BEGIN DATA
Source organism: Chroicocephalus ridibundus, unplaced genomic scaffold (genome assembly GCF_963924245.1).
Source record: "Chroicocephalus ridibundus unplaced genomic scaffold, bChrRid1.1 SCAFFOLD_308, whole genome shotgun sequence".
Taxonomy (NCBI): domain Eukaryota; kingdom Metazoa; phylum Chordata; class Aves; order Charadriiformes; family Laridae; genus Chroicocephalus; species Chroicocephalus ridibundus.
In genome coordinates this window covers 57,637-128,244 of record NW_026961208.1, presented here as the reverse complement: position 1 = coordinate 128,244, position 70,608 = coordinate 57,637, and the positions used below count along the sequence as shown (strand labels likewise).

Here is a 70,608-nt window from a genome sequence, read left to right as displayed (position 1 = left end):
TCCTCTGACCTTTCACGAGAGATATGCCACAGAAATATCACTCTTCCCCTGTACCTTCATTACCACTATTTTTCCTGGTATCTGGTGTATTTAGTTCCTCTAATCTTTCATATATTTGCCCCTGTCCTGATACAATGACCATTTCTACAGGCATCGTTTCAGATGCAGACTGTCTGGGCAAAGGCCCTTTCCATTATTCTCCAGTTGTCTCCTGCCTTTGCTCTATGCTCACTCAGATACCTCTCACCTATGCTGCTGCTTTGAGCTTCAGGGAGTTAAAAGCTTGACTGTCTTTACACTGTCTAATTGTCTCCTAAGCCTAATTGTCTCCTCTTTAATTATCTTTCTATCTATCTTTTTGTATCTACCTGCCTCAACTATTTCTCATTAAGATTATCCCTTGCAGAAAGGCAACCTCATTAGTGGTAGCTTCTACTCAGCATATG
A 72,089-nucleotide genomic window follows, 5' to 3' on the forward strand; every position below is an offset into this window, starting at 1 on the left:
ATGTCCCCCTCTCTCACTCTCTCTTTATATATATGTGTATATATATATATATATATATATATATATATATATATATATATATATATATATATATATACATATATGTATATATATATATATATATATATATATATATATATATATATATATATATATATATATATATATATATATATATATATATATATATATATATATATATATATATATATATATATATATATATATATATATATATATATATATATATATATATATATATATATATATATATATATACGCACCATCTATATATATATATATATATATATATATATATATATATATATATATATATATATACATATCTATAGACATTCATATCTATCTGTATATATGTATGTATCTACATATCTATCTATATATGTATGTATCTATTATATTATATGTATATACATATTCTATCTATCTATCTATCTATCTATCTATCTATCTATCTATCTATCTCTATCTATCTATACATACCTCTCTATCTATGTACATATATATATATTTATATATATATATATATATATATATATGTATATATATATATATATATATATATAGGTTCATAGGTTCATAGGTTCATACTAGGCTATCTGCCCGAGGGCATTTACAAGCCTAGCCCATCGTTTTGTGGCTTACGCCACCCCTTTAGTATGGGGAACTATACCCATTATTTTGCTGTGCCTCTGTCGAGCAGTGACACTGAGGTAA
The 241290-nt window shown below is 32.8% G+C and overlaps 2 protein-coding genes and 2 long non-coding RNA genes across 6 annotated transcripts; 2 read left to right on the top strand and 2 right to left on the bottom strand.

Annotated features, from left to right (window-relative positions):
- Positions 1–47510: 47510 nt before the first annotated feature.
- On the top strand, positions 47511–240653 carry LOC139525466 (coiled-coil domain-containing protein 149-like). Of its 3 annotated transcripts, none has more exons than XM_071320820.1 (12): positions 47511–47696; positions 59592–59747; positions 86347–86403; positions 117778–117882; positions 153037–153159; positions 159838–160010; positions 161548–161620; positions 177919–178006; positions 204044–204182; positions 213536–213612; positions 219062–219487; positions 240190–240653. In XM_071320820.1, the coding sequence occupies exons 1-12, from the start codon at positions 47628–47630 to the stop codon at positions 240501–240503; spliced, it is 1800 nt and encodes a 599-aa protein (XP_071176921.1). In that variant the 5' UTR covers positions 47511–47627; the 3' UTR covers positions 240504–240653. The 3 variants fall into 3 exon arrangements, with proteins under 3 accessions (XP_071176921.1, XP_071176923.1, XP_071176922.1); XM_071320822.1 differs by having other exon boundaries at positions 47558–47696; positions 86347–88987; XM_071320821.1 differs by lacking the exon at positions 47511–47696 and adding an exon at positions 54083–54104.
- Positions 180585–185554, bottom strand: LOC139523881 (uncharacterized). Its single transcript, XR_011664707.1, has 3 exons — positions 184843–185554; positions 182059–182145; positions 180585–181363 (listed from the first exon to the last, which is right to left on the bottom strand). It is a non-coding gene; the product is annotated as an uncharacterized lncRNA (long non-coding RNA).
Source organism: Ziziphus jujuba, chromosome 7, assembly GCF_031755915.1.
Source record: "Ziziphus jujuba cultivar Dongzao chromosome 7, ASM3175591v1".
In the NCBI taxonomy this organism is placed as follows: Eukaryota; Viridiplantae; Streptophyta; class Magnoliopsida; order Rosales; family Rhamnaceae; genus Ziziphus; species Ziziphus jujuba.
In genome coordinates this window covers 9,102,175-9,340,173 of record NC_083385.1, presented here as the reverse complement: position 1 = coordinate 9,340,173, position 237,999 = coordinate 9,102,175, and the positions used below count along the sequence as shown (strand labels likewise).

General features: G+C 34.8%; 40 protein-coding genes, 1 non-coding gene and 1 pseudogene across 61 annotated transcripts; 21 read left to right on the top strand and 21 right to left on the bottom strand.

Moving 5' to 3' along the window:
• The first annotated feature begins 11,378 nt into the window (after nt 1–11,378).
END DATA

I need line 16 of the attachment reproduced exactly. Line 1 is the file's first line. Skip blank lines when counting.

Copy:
In the NCBI taxonomy this organism is placed as follows: Eukaryota; Viridiplantae; Streptophyta; class Magnoliopsida; order Rosales; family Rhamnaceae; genus Ziziphus; species Ziziphus jujuba.